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How a Balance Transfer Can Affect Your CIBIL Score?

When you own several credit cards, you are actually juggling multiple payments, and the balances increasing by the day with the inclusion of interest charges, do not help things at all.

What do you do when you are confronted with such a situation?

Balance transfer is a good method by which you can attain your pay down goals. It lets you make low interest monthly payments so that your debts reduce faster. Balance transfer also helps you when your goal is to consolidate payments and pay off your debt with a single monthly payment, in place of paying multiple balances or making multiple payments each with its own due date. Before we go ahead with analysing the pros and cons of balance transfer, let us get down to basics.

What is Balance Transfer?

A balance transfer happens when you remit or pay off the balances on your existing credit cards or loans by transferring them to another credit card account. Banks and credit card companies provide balance transfer facility that helps in transferring debt from one card to the other. It helps in consolidating the payments of all cards or loan EMIs, so that you do not have to keep a track of the different due dates.

Balance transfer also happens as a result of a good debt management strategy, but try not to make it a habit, if you do not want to have a large number of open credit lines. Balance transfer on your credit card can have an unfavourable impact on your credit score in the short term. If you keep certain things in mind while going about the act, you can minimise its impact in the long run.

What Exactly Happens When a Balance Transfer Takes Place?

If you have received a viable offer from a balance transfer credit card company and want to go ahead to make the application, the new card issuer, bank, or lending institution will request CIBIL for your credit score or credit report. Each time a lender initiates such a request to the credit bureau, it gets recorded on the CIBIL report as a hard enquiry.

Hard enquiries have the tendency of lowering your credit score by a bit each time. Hence, your CIBIL score reduces when you apply for a new card to initiate a balance transfer. The good news is that this effect only remains for a short period and your credit score will gradually increase again.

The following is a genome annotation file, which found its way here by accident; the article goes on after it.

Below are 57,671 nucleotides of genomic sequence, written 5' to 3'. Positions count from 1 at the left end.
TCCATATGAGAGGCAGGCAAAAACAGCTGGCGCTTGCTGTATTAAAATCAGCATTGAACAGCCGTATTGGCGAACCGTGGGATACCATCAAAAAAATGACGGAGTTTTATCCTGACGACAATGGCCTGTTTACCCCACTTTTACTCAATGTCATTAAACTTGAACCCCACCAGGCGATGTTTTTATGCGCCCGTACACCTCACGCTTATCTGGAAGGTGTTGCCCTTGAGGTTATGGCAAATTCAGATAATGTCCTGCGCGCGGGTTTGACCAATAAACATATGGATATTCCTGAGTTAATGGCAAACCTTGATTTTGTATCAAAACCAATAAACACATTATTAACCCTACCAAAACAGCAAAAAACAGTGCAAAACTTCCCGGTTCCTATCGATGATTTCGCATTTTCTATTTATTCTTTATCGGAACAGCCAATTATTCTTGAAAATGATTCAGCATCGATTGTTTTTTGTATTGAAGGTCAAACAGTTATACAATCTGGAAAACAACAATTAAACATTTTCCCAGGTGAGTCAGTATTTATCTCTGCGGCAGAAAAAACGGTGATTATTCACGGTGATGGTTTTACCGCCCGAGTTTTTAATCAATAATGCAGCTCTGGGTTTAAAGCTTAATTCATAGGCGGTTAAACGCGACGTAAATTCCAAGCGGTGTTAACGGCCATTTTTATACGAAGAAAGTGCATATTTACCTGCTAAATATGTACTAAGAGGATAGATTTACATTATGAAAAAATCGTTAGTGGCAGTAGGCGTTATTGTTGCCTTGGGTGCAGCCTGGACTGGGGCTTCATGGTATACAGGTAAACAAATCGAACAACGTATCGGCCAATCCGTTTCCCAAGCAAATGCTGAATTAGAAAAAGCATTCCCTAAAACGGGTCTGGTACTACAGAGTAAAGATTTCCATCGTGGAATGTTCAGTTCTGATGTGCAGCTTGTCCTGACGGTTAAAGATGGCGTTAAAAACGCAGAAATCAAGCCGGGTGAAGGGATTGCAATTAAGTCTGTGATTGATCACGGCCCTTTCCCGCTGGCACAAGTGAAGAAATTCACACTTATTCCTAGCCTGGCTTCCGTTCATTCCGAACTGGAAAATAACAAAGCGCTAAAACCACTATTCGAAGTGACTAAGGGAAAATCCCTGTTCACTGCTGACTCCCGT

How a Balance Transfer Can Affect Your CIBIL Score?

If used judiciously, a balance transfer can be a favourable method of paying down your credit card debt. When you initially apply for many different credit cards with low introductory rates of interest, it actually is detrimental to your credit score. This is because fifteen per cent of your credit score is based on the amount of time your credit accounts have been active. When you have these accounts for a longer duration, it helps you to maintain a better score.

Opening multiple accounts reduces the average age of your credit accounts and ends up spoiling your credit reputation. With each credit application, a hard inquiry takes place from the bank on your credit standing by means of your credit report. With every enquiry, your credit score reduces by some points. Multiple card applications from your end will lower your score even further by some margin. In order to mitigate these ill effects on your credit, make sure you do thorough research and check before applying for just one credit card.

So, how do you curtail the negative effects of balance transfer to a new card? Exercise caution and keep the old account open even after you have transferred the balances to a new card. By doing so you ensure that the average age of your account stays high as the age of the old account will also be taken into consideration when your credit report gets renewed.

If done the right way, balance transfers can improve your credit score in the long run if you are using it as a method to pay off your outstanding debt faster and more systematically. Make a balance transfer and then ensure that you make those payments in time before the repayment period is over, so that you can wipe out your bad credit history or improve it.